5. Think Money - Student Debt Guide - Is there a `cut-off point` for Student Loan repayments?"Your Student Loan will eventually be written off if you never earn enough to make payments, or if you haven`t repaid the full amount within a certain period. For loans issued before September 2006, any remaining debt will be written off when you reach 65, while loans issued after September 2006 will be written off 25 years after the first April of your graduation."
  6. UK Council for International Student affairs International students can be charged fees from £4000 to £18,000 a year depending on the university. All publicly funded educational institutions have two rates that they charge students, a lower "home" rate and a higher "overseas" rate. International students from outside the UK or the European Union will pay the overseas rate unless they meet certain other criteria which would enable them to become a home fee payer. UK Council for International Students Affairs - Advice for International Students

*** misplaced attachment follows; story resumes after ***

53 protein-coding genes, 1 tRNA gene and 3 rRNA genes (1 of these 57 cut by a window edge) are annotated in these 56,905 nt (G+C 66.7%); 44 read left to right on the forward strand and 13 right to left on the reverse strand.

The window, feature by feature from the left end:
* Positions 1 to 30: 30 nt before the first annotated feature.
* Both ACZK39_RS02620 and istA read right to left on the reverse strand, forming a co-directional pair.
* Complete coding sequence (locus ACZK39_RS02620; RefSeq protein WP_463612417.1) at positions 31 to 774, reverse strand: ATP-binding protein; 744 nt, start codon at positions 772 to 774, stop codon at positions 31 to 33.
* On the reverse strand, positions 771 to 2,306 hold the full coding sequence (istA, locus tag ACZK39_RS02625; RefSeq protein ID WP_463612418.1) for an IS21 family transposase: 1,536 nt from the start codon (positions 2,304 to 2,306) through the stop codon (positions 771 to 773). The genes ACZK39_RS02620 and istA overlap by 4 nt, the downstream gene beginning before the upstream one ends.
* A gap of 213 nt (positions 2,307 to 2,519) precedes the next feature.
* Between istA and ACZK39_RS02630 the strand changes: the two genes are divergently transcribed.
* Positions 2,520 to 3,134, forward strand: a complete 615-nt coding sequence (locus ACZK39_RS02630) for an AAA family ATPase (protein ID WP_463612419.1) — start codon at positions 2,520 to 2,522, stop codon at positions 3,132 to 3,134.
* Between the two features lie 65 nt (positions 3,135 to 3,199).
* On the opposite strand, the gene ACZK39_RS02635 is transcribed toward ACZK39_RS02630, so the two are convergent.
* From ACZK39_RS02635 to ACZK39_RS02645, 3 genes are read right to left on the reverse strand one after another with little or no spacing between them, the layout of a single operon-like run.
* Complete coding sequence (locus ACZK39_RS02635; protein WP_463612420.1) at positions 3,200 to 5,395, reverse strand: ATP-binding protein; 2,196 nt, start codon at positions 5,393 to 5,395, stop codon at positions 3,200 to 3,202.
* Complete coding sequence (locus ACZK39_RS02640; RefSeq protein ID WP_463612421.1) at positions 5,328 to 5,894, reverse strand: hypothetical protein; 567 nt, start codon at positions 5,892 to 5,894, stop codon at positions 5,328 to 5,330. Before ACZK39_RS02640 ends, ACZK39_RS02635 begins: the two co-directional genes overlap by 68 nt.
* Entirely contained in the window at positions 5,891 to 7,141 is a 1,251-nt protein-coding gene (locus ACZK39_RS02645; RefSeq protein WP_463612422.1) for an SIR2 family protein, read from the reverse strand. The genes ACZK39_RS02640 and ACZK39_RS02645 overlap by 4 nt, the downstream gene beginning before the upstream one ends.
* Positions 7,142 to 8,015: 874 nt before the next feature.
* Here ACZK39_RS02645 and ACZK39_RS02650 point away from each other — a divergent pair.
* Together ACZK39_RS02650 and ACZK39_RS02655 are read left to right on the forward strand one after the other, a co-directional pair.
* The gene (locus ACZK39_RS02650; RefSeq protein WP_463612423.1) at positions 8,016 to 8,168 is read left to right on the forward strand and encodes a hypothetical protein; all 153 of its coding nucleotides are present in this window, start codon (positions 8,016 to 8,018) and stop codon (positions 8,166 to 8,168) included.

7. The Times - Lord Browne of Madingley heads team to look at raising tuition fees Members on the Browne inquiry were Lord Browne of Madingley former chairman of BP; Sir Michael Barber former chief advisor to David Blunkett; Diane Coyle former journalist and Treasury economist; Professor David Eastwood vice chancellor of Birmingham university; Julia King vice chancellor of Aston university, Peter Sands chief executive of Standard Chartered Bank, Rajay Naik UK board member of the Big Lottery Fund


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External links